2 ( +4 / -2 )

He is, for all intents and purposes, also A.W.O.L as well. He is an active duty military officer, and should be facing charges after he gets out of Japanese prison.

-4 ( +3 / -7 )

The compensation paid was probably exorbitant, 

For killing two people, the amount paid is hardly "exorbitant"!

Separate from his three-year prison term, the Alkonis family paid $1.65 million, "the largest private settlement by a U.S. service member in Japan's history",[2] in extrajudicial restitution to the victims' families.[5]

https://en.wikipedia.org/wiki/Ridge_Alkonis

-2 ( +2 / -4 )

You won’t get very high up and back down with three little children.

0 ( +2 / -2 )

Senator Lee has been acting like a world class buttinsky using social (anti-social ?) media to issue demads to the Japanese gov with time limits of mere hours. He’s an embarrassment

2 ( +4 / -2 )

*Ridge Alkonis, 34, of Claremont, Calif.,

Just checked Claremont, California on google. It's in LA County but the town itself is surrounded by mountains. I believe he probably did a lot of mountain hiking/ sightseeing there.

I doubt his story of altitude sickness. He fell asleep at the wheel.

Besides, three year sentence isn't very long for killing two people.

1 ( +5 / -4 )

The American military and GS employees seem to get “special treatment” in Japan. A few years ago the head of the HR department at IWAKUNI hit and killed a Japanese national. The rumor was that she was drunk. No one knew because she left the scene and went to the base. She paid compensation but within a week, the military flew her back to America. This really seems to be the norm?

2 ( +6 / -4 )

Yes, US forces are subject to the special rules listed here:

https://www.mofa.go.jp/region/n-america/us/q&a/ref/2.html

-2 ( +1 / -3 )

@masterblaster

*Ridge Alkonis, 34, of Claremont, Calif.,

Just checked Claremont, California on google. It's in LA County but the town itself is surrounded by mountains. I believe he probably did a lot of mountain hiking/ sightseeing there.

I doubt his story of altitude sickness. He fell asleep at the wheel.

Besides, three year sentence isn't very long for killing two people.

Checked again in details about Claremont , that if he really hike while he's not in deployment, also highest point in Claremont is Potato Mountain which only 3,422 ft (1,043 m) while Mount Fuji is more than four times that, 12,389 ft (3,776.24 m).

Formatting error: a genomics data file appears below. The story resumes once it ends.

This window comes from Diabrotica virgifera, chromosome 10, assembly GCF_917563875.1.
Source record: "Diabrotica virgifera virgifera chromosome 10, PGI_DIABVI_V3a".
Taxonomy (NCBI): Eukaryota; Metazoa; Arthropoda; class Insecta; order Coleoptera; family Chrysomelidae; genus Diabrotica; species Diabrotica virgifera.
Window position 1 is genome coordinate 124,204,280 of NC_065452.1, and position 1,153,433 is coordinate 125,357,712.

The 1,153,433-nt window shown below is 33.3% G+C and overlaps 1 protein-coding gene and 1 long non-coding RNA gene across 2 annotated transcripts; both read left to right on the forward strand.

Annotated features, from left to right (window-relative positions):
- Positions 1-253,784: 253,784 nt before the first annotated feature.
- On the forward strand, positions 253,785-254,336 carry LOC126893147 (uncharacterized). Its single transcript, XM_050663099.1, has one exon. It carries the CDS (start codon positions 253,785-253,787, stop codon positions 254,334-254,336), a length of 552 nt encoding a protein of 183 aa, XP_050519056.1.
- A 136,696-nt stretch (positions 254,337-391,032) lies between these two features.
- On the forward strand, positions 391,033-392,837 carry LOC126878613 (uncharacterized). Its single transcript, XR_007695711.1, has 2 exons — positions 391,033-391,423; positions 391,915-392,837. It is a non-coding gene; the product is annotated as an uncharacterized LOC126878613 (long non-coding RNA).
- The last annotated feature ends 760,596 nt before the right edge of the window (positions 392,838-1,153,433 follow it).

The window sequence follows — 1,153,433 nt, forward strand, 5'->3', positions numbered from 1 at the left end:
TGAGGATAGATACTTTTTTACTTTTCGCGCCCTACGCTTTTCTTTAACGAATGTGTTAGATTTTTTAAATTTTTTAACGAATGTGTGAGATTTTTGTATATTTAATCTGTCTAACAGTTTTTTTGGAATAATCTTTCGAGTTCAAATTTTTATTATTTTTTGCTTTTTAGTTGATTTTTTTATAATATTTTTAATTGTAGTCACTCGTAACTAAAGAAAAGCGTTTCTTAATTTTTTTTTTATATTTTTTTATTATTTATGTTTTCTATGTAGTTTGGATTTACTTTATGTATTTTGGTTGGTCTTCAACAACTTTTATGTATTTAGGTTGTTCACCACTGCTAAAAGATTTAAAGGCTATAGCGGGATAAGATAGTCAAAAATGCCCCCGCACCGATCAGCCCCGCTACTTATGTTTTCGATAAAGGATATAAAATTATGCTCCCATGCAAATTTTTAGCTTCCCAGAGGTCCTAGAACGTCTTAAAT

He might still fine at Potato Mountain but not necessarily after climbing at Mount Fuji. Also most of his time he stay at sea level.

-1 ( +1 / -2 )

The victims seems to be relatives of the prosecutor assigned to this case.

I doubt that there was a fair trial.

-8 ( +1 / -9 )

The victims seems to be relatives of the prosecutor assigned to this case.

And the earth is flat too right? Links or it's just like anything else around here, a baseless "conspiracy" theory.

2 ( +3 / -1 )

Yay I knew it! Sorry Japanese but it's been already too long for just two... The American hero will be greeted with applause coming home!

-6 ( +1 / -7 )

This explains everything.

“One of the deceased is a family member of a prosecutor in the Tokyo high court who has a lot of influence,”

https://nypost.com/2022/08/03/wife-of-navy-lieutenant-imprisoned-in-japan-reveals-toll-its-taken-on-their-children/

-2 ( +2 / -4 )

@lunatic

“One of the deceased is a family member of a prosecutor in the Tokyo high court who has a lot of influence,”

There are around 1,800 public prosecutors in Japan and around 12,000 staff working under them. Their family members are sometimes going to be victims of crime.

What actual evidence is there that Alkonis received an unfair trial or an unduly harsh sentence? Prosecutors asked for 4.5 years but the judge only gave him 3.

Even if we accept that Alkonis was suffering from some form of acute mountain sickness, his own testimony is an admission of guilt:

“I felt my body get weak, and my car drifted out of the lane, but I was able to quickly correct it,” he said in court. Five minutes later, Alkonis said, he began to talk with one of his children when he “lost his memory,”

If he felt his body get weak and had time to correct his lane position and keep driving for another 5 minutes, he also had time to press the brake pedal and pull over to the side of the road as a reasonable driver in his position would be expected to do. Unfortunately, he did not.

1 ( +4 / -3 )

...while Mount Fuji is more than four times that, 12,389 ft (3,776.24 m).

They did not go to the summit.

The trails are closed that time of year and people can only go to the 5th station. All 5th stations are below the altitude where people have "acute" mountain sickness (altitude sickness).

So, he had acute mountain sickness, but no one else does at that altitude?

0 ( +2 / -2 )

The doctors that declared on the trial did confirm that the cause of the accident was most likely Mountain Sickness.

The Judge decided to ignore the doctors declaration, to make his own baseless assumption of what happened.

-4 ( +0 / -4 )

@lunatic

The doctors that declared on the trial did confirm that the cause of the accident was most likely Mountain Sickness.

This mountain sickness issue becomes completely irrelevant when you consider his own testimony.

These are the facts according to Alkonis himself:

He became unwell.

He realised that he had become unwell.

He continued to operate a motor vehicle while feeling unwell despite having sufficient time to pull over and stop.